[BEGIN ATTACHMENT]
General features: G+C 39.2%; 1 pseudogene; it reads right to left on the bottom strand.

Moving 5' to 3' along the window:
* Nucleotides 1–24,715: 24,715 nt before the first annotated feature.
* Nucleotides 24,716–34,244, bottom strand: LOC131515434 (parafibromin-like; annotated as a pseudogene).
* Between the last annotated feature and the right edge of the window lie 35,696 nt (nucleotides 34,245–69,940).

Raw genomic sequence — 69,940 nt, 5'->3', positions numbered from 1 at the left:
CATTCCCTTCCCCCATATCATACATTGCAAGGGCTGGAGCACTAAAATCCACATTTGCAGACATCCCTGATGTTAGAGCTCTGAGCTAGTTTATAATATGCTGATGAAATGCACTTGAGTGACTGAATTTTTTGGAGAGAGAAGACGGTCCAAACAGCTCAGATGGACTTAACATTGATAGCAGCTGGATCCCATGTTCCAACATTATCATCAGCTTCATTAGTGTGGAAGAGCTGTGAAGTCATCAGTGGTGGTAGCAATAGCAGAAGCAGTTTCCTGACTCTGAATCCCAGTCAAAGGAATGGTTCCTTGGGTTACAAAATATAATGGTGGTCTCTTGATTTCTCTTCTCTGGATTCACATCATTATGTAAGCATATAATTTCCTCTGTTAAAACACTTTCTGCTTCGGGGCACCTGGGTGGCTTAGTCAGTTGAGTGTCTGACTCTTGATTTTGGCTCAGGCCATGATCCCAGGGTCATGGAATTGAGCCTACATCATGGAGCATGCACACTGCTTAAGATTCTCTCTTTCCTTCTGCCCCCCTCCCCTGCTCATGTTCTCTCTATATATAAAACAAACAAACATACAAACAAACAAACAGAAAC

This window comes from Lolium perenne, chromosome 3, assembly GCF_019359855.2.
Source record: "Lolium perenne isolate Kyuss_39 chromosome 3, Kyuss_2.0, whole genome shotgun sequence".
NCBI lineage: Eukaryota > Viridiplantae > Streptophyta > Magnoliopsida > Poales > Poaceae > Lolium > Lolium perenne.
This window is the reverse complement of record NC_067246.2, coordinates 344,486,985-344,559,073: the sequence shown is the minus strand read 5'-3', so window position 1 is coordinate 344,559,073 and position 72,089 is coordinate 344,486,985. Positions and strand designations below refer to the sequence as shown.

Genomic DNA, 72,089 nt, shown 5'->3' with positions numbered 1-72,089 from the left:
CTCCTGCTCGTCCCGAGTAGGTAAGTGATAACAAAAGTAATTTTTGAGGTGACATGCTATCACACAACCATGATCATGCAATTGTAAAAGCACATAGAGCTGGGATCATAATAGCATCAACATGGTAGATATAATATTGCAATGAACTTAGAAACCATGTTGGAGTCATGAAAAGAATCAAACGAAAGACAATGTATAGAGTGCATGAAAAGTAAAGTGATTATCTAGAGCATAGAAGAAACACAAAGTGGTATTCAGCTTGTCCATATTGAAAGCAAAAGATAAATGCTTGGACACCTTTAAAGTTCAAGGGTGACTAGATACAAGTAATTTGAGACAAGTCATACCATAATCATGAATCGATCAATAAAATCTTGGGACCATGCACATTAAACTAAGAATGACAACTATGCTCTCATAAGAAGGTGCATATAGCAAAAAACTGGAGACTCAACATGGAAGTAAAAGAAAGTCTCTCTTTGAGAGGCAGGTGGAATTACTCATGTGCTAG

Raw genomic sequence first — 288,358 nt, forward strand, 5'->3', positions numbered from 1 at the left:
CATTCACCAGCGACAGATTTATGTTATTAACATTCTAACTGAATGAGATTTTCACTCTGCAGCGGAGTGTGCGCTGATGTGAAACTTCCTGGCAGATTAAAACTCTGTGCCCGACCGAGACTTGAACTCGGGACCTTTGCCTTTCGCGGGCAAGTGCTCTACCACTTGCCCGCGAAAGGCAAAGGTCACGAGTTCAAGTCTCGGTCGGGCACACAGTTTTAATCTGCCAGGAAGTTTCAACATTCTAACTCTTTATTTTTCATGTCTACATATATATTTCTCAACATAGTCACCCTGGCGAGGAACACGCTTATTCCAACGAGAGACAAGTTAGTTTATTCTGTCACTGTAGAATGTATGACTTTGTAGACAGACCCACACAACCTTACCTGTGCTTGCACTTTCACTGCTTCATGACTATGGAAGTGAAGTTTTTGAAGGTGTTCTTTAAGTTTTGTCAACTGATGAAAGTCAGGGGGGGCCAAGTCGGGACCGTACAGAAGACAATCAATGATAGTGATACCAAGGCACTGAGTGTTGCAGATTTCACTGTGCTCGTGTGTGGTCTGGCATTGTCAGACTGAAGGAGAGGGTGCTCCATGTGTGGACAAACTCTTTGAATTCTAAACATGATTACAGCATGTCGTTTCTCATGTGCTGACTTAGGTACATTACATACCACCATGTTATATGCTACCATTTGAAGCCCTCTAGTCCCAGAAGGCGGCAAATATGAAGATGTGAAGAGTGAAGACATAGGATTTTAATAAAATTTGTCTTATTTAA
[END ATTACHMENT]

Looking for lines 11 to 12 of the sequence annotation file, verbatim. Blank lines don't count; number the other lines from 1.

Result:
This window is the reverse complement of record NC_067246.2, coordinates 344,486,985-344,559,073: the sequence shown is the minus strand read 5'-3', so window position 1 is coordinate 344,559,073 and position 72,089 is coordinate 344,486,985. Positions and strand designations below refer to the sequence as shown.

Genomic DNA, 72,089 nt, shown 5'->3' with positions numbered 1-72,089 from the left: